Journal Information
Journal ID (publisher-id): OJPHI
ISSN: 1947-2579
Publisher: University of Illinois at Chicago Library
Article Information
©2013 the author(s)
open-access: This is an Open Access article. Authors own copyright of their articles appearing in the Online Journal of Public Health Informatics. Readers may copy articles without permission of the copyright owner(s), as long as the author and OJPHI are acknowledged in the copy and the copy is used for educational, not-for-profit purposes.
Electronic publication date: Day: 4 Month: 4 Year: 2013
collection publication date: Year: 2013
Volume: 5E-location ID: e190
Publisher Id: ojphi-05-190

Enhanced Surveillance during the Democratic National Convention, Charlotte, NC
Lana Deyneka*1
Amy Ising2
Meichun Li2
1North Carolina Division of Public Health, Raleigh, NC, USA;
2University of North Carolina, Chapel Hill, NC, USA
*Lana Deyneka, E-mail: lana.deyneka@dhhs.nc.gov

Abstract
Objective

To describe how the existing state syndromic surveillance system (NC DETECT) was enhanced to facilitate surveillance conducted at the Democratic National Convention in Charlotte, North Carolina from August 31, 2012 to September 10, 2012.

Introduction

North Carolina hosted the 2012 Democratic National Convention, September 3–6, 2012. The NC Epidemiology and Surveillance Team was created to facilitate enhanced surveillance for injuries and illnesses, early detection of outbreaks during the DNC, assist local public health with epidemiologic investigations and response, and produce daily surveillance reports for internal and external stakeholders. Surveillane data were collected from several data sources, including North Carolina Electronic Disease Surveillance System (NC EDSS), triage stations, and the North Carolina Disease Event Tracking and Epidemiologic Collection Tool (NC DETECT).

NC DETECT was created by the North Carolina Division of Public Health (NC DPH) in 2004 in collaboration with the Carolina Center for Health Informatics (CCHI) in the UNC Department of Emergency Medicine to address the need for early event detection and timely public health surveillance in North Carolina using a variety of secondary data sources. The data from emergency departments, the Carolinas Poison Center, the Pre-hospital Medical Information System (PreMIS) and selected Urgent Care Centers were available for monitoring by authorized users during the DNC.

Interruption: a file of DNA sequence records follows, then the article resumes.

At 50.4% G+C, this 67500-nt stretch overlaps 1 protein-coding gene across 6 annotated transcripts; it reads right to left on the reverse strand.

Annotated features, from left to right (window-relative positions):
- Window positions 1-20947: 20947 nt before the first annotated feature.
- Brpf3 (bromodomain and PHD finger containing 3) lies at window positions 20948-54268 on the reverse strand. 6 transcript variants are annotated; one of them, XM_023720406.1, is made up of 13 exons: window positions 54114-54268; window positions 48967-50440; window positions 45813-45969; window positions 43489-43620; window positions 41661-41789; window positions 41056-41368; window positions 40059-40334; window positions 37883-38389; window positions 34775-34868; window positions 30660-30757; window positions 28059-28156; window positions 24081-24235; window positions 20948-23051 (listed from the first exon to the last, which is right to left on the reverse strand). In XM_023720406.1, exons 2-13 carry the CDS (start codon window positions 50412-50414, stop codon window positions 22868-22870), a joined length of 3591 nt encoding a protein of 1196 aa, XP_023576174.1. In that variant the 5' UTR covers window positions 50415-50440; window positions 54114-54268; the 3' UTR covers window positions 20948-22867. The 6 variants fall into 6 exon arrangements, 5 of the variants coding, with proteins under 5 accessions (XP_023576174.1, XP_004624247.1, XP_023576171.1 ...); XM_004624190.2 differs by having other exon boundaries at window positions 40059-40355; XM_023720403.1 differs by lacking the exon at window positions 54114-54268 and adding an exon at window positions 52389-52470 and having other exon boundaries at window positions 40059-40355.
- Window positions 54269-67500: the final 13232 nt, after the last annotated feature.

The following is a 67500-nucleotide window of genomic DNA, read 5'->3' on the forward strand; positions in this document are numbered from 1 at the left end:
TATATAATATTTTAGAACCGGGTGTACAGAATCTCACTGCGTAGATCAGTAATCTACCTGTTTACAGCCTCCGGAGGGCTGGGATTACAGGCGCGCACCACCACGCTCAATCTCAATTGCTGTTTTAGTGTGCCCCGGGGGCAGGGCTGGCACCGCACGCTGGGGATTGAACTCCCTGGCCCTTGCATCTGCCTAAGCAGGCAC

Methods

Within NC DETECT, new dashboards were created that allowed epidemiologists to monitor ED visits and calls to the poison center in the Charlotte area, the greater Cities Readiness Initiative region and the entire state for infectious disease signs and symptoms, injuries and any mention of bioterrorism agents. The dashboards also included a section to view user comments on the information presented in NC DETECT. Data processing changes were also made to improve the timeliness of the EMS data received from PreMIS.

Results

The DNC dashboards added to NC DETECT streamlined the workflow by placing all syndromes and annotations of interest in one place, with the date ranges and locations already pre-selected. Graphs in the dashboards could be easily copied and pasted into situation reports. The prompt development of these user-friendly tools provided effective surveillance for this mass gathering and ensured timely control measures, if necessary.

Conclusions

Syndromic surveillance systems can be enhanced to provide detailed, specific surveillance during mass gathering events. Elements that facilitate this enhancement include strong communication between skilled users and the informatics team, in order to minimize the burden placed on the surveillance team system users, data sources and system developers during the event. The visualizations developed as part of these new dashboards will be leveraged to provide additional tools to other NC DETECT user groups, including hospital-based public health epidemiologists and local health department users.


Acknowledgments

1. Stephanie Griese, MD, MPH Lieutenant Commander, US Public Health Service EIS Officer, CDC, Communicable Disease Branch NC DPH

2. Aaron Fleischauer, PhD, MSPH,Commander, US Public Health Service,Career Epidemiology Field Officer (CEFO),Centers for Disease Control and Prevention (CDC),Communicable Disease Branch NC DPH

3. Jennifer MacFarquhar, RN, MPH, CIC,Career Epidemiology Field Officer,Centers for Disease Control and Prevention,Communicable Disease Branch NC DPH

4. Grace Oguntebi, MPH CDC/CSTE Applied Public Health Informatics Fellow, Communicable Disease Branch NC DPH


References
1.. Lombardo, Joseph S.; Sniegoski, Carol A.; Loschen, Wayne A.; Westercamp, Matthew; Wade, Michael; Dearth, Shandy; Zhang, Guoyan. Public Health Surveillance for Mass Gatherings Johns Hopkins APL Technical Digest27(4)2008;
2.. Kaiser R, Coulombier D. Epidemic intelligence during mass gatheringsEuro Surveill 2006:11.
3.. Ising A, Li M, Deyneka L, Vaughan-Batten H, Waller A. Improving syndromic surveillance for nonpower users: NC DETECT dashboardsEmerging Health Threats Journal 2011;4:11702. [doi: 10.3402/ehtj.v4i0.11702]

Figures
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[Figure ID: f1-ojphi-05-190]

Article Categories:
  • ISDS 2012 Conference Abstracts

Keywords: dashboards, enhanced surveillance, Democratic National Convention.